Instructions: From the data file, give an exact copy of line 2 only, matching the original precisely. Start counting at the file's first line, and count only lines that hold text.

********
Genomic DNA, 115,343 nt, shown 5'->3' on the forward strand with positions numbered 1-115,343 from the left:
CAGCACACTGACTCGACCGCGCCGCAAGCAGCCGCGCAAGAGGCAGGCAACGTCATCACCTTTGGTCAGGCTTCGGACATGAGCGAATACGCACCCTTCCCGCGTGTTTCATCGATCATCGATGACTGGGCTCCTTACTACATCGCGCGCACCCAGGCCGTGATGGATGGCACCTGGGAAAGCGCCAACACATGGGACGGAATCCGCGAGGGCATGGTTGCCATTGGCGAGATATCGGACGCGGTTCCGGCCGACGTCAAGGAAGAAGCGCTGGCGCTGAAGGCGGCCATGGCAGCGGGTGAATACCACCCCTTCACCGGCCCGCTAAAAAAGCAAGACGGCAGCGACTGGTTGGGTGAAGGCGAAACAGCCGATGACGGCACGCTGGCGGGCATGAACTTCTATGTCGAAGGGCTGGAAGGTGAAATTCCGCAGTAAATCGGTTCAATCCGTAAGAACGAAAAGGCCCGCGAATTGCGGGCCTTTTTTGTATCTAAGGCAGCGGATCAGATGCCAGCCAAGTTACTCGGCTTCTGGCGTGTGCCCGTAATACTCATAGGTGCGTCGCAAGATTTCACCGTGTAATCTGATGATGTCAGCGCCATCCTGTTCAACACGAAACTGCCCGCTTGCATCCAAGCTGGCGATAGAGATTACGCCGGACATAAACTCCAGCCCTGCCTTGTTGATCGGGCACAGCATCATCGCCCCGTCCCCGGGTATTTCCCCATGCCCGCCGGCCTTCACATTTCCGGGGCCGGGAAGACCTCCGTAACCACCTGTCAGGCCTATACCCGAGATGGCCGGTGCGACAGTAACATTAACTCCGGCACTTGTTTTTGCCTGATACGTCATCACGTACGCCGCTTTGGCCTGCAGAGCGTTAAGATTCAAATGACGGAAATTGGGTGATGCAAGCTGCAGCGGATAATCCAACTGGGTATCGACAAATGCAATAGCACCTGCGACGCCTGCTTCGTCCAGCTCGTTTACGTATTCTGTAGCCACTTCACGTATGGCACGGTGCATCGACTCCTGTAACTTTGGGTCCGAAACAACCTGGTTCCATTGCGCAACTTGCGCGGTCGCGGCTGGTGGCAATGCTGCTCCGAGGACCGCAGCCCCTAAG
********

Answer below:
CAGCACACTGACTCGACCGCGCCGCAAGCAGCCGCGCAAGAGGCAGGCAACGTCATCACCTTTGGTCAGGCTTCGGACATGAGCGAATACGCACCCTTCCCGCGTGTTTCATCGATCATCGATGACTGGGCTCCTTACTACATCGCGCGCACCCAGGCCGTGATGGATGGCACCTGGGAAAGCGCCAACACATGGGACGGAATCCGCGAGGGCATGGTTGCCATTGGCGAGATATCGGACGCGGTTCCGGCCGACGTCAAGGAAGAAGCGCTGGCGCTGAAGGCGGCCATGGCAGCGGGTGAATACCACCCCTTCACCGGCCCGCTAAAAAAGCAAGACGGCAGCGACTGGTTGGGTGAAGGCGAAACAGCCGATGACGGCACGCTGGCGGGCATGAACTTCTATGTCGAAGGGCTGGAAGGTGAAATTCCGCAGTAAATCGGTTCAATCCGTAAGAACGAAAAGGCCCGCGAATTGCGGGCCTTTTTTGTATCTAAGGCAGCGGATCAGATGCCAGCCAAGTTACTCGGCTTCTGGCGTGTGCCCGTAATACTCATAGGTGCGTCGCAAGATTTCACCGTGTAATCTGATGATGTCAGCGCCATCCTGTTCAACACGAAACTGCCCGCTTGCATCCAAGCTGGCGATAGAGATTACGCCGGACATAAACTCCAGCCCTGCCTTGTTGATCGGGCACAGCATCATCGCCCCGTCCCCGGGTATTTCCCCATGCCCGCCGGCCTTCACATTTCCGGGGCCGGGAAGACCTCCGTAACCACCTGTCAGGCCTATACCCGAGATGGCCGGTGCGACAGTAACATTAACTCCGGCACTTGTTTTTGCCTGATACGTCATCACGTACGCCGCTTTGGCCTGCAGAGCGTTAAGATTCAAATGACGGAAATTGGGTGATGCAAGCTGCAGCGGATAATCCAACTGGGTATCGACAAATGCAATAGCACCTGCGACGCCTGCTTCGTCCAGCTCGTTTACGTATTCTGTAGCCACTTCACGTATGGCACGGTGCATCGACTCCTGTAACTTTGGGTCCGAAACAACCTGGTTCCATTGCGCAACTTGCGCGGTCGCGGCTGGTGGCAATGCTGCTCCGAGGACCGCAGCCCCTAAG